When you buy and mount a new AIO liquid cooling (or if you buy a new PC that comes with one installed) you will find that it is quite noisy initially . You should not worry about this, because over time it will become quieter and in this article we are going to tell you why.
It is quite common to see complaints from users who have just installed a new AIO liquid cooling because of the noise they emit, and also with good reason because generally this noise can become quite annoying. However, when a few hours pass (we are talking about 2-3 hours of operation) the noise begins to reduce, and after about 24 hours of operation you will see that this sound level stabilizes at its lowest value. Why does this happen?
The noise of AIO liquid cooling
Unlike air-cooled heatsinks where the only noise we hear is from the fans and it is always stable, in AIO liquid cooling there are two additional factors that can emit noise: the pump pushing the liquid through the closed circuit, and also the liquid itself moving through the interior. In fact, if the manufacturer has not been meticulous and there are burrs on the inside (especially in the joints between the tubes and the radiator), this noise can become somewhat high.
However, the sound level emitted by liquid cooling when you have just assembled it is much higher, and this is so because despite the fact that it is a closed circuit in which the liquid moves inside, they are never full. 100% and there are always air bubbles. When you mount the device on your PC, in all probability you have been moving its different components, causing the bubbles to be distributed throughout the circuit, and these are responsible for that additional noise that is emitted throughout the circuit, both when they are “colliding” with the different internal parts, especially when the pump is pushing air instead of coolant.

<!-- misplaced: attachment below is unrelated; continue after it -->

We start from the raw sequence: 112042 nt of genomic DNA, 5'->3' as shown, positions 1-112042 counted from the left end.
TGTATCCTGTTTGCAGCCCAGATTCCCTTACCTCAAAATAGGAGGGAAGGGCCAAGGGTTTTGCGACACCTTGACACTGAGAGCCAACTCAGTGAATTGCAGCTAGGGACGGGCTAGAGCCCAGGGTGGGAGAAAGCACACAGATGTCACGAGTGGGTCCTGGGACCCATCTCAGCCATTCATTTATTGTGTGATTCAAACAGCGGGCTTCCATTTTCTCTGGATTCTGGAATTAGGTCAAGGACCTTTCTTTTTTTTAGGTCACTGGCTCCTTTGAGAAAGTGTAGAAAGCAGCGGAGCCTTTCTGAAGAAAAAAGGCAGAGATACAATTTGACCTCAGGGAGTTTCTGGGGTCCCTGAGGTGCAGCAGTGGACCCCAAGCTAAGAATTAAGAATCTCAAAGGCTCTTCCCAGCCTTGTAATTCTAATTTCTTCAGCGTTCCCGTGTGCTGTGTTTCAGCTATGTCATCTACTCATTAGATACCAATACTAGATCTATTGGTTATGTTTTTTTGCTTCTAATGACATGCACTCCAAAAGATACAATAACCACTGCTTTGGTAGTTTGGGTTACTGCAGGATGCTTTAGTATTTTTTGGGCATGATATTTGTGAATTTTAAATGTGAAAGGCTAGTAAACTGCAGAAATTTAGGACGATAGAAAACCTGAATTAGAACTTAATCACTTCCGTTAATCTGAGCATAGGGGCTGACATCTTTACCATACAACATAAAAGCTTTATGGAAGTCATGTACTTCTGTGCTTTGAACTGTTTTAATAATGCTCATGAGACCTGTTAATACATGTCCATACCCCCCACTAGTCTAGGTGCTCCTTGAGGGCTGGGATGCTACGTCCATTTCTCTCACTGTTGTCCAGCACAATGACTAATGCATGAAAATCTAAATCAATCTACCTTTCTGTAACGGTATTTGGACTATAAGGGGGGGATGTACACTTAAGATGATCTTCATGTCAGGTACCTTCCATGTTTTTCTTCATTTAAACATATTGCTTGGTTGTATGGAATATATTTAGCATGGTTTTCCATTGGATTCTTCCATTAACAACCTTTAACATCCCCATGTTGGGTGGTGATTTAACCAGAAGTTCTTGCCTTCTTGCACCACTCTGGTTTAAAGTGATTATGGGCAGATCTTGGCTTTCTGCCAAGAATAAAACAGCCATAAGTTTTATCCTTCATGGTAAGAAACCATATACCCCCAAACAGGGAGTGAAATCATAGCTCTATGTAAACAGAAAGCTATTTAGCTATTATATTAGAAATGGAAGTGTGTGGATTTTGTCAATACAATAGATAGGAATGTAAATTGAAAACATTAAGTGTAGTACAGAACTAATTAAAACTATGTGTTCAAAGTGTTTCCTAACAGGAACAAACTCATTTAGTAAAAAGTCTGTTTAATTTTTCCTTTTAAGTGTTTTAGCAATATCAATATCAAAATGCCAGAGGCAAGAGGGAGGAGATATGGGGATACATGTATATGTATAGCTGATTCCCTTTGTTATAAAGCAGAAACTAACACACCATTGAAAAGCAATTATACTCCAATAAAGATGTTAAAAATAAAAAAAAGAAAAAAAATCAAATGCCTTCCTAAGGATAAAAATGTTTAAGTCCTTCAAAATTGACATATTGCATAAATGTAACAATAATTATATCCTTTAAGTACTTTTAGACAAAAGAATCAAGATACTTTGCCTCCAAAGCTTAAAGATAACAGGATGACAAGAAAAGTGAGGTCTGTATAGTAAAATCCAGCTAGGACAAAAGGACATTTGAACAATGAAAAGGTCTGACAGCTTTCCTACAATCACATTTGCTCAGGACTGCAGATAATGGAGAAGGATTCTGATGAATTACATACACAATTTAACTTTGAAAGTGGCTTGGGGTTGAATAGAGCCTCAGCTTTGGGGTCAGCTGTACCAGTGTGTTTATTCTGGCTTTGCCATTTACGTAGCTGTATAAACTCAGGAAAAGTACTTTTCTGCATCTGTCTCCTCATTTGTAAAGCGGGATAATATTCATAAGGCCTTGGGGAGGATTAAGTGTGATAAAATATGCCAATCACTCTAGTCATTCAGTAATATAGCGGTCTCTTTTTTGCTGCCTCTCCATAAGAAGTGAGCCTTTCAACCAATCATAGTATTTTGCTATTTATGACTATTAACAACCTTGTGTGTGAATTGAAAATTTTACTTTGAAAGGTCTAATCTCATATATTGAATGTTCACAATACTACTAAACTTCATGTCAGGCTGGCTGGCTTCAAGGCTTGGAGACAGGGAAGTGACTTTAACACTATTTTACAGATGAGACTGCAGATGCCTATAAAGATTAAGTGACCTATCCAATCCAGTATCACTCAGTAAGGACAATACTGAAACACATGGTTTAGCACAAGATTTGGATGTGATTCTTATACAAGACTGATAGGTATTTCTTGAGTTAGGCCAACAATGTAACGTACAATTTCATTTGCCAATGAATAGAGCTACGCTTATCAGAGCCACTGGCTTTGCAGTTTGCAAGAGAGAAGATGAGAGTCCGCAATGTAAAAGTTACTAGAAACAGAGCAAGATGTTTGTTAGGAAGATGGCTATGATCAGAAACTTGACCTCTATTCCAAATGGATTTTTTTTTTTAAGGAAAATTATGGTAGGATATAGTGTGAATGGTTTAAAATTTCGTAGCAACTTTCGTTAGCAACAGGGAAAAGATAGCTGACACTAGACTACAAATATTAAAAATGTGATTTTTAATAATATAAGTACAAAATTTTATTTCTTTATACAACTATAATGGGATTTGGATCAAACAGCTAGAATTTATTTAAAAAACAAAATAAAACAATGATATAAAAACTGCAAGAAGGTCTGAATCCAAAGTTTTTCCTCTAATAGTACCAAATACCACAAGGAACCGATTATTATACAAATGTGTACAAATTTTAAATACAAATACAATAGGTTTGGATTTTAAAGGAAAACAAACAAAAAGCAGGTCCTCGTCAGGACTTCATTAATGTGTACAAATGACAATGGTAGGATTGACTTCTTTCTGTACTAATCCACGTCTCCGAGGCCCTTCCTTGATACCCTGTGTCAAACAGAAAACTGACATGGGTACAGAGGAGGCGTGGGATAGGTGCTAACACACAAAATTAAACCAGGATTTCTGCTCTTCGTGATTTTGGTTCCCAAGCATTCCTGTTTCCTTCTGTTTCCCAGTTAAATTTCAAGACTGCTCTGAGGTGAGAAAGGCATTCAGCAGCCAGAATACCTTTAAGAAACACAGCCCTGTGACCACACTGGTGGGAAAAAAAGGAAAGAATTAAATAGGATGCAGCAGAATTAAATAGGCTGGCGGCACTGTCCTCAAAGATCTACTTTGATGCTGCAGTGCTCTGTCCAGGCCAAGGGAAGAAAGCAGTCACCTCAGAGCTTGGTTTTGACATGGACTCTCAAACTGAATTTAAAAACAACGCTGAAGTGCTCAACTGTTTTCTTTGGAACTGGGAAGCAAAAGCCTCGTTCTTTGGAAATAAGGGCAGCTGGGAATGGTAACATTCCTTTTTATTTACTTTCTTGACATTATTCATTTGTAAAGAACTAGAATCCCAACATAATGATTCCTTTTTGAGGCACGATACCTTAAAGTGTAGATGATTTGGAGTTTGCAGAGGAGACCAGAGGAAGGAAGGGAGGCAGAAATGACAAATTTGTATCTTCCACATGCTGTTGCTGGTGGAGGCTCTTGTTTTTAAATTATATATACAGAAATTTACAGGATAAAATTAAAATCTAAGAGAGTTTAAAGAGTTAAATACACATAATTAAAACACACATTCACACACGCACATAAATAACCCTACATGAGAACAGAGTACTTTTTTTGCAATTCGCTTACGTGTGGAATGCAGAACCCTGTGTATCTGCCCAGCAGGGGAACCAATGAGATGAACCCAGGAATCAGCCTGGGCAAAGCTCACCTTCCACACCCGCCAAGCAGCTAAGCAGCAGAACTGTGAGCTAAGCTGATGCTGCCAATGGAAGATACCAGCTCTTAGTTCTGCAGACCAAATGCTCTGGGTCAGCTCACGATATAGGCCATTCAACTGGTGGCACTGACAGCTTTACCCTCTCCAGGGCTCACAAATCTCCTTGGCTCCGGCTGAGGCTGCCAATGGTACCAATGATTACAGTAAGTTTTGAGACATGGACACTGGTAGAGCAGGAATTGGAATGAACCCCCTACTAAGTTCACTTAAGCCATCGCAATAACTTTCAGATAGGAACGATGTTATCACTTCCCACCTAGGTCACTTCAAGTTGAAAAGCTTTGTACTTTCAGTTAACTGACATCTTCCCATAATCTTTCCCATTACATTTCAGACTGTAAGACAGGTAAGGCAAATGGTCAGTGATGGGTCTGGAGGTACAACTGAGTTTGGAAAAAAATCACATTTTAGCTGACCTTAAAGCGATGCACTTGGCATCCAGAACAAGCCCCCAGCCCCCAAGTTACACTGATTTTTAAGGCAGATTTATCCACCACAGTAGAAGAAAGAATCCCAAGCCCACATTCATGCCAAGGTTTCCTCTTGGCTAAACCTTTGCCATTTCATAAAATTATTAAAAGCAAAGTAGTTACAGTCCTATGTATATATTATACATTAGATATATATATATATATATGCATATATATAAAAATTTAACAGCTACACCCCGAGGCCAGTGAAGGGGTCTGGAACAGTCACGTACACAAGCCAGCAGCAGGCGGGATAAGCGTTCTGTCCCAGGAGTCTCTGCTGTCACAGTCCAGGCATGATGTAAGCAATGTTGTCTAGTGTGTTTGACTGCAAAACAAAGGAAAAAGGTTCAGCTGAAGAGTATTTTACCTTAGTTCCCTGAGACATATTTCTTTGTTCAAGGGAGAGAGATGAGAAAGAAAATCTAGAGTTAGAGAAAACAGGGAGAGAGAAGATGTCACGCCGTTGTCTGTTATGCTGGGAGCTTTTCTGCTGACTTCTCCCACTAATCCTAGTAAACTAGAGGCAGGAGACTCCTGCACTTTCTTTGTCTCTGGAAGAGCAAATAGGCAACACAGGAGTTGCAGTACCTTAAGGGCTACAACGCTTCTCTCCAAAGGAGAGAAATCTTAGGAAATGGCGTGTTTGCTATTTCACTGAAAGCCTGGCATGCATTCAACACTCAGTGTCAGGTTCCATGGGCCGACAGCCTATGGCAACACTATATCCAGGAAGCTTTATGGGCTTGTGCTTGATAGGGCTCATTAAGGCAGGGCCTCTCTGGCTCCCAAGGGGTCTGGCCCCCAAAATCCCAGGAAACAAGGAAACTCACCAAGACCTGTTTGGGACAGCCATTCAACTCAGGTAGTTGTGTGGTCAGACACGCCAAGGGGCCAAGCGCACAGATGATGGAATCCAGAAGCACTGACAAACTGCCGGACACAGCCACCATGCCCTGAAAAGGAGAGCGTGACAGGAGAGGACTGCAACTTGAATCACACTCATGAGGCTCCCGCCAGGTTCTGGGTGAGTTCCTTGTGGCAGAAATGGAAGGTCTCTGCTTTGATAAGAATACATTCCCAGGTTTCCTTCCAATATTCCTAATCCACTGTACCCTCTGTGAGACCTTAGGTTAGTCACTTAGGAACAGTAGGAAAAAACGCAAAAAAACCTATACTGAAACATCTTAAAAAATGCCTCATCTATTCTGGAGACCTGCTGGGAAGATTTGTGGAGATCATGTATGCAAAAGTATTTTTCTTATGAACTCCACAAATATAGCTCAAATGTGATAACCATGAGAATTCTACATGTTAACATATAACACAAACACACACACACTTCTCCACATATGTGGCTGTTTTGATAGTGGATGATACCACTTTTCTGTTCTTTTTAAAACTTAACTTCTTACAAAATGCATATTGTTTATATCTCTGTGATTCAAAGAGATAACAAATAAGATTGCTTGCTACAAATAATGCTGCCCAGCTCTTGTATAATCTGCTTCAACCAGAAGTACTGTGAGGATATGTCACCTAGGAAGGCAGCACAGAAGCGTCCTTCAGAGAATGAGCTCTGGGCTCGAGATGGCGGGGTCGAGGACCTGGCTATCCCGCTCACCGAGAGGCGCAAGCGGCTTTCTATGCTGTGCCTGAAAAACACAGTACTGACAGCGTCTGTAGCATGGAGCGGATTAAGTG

As the operating time passes, the bubbles always tend to settle in the highest part of the circuit (for this reason, among other things, we always recommend installing the radiators on the roof of the box) until all the air has accumulated in it. zone and stop “nagging.” Generally after 2-3 hours of operation, almost all the air has already settled in the upper zone, but it is not until about 24 hours of operation when everything has stabilized and the AIO liquid cooling emits the noise it should emit and no more.
Can this process be accelerated?
Yes, there are two ways to make the liquid cooling stabilize in about an hour, and it is really advisable to do it both for this and to verify that its performance is adequate.
The first way to do this is to configure the pump (if it is configurable) so that it works at maximum for a long time (one hour), so that it moves as much liquid as it can and thus accelerates the deposition of the bubbles in the Upper area. If the pump does not have configurable speed, you can always stress the processor with programs like Prime95 to force the system to work at its maximum, and at the same time you can check if the operating temperature of the processor is adequate and if the liquid cooling does its job well.
The second way is by cycling on and off, which although it is less recommended also works. Basically, almost all AIO liquid coolers are designed so that when the system is started, they run for a few seconds at their maximum to “start up” and that the liquid begins to flow through the circuit, also accelerating the bubbles to go to the top.
You must bear in mind one thing, and that is that if you have mounted the radiator on the floor of the box, it is likely that the pump will always continue to make the same noise, since as we have indicated before, air bubbles will always tend to settle in the highest part of the circuit, so if the pump is on top of the radiator the air pocket will be generated in the pump itself, causing it to make much more noise and, in fact, shortening its useful life considerably.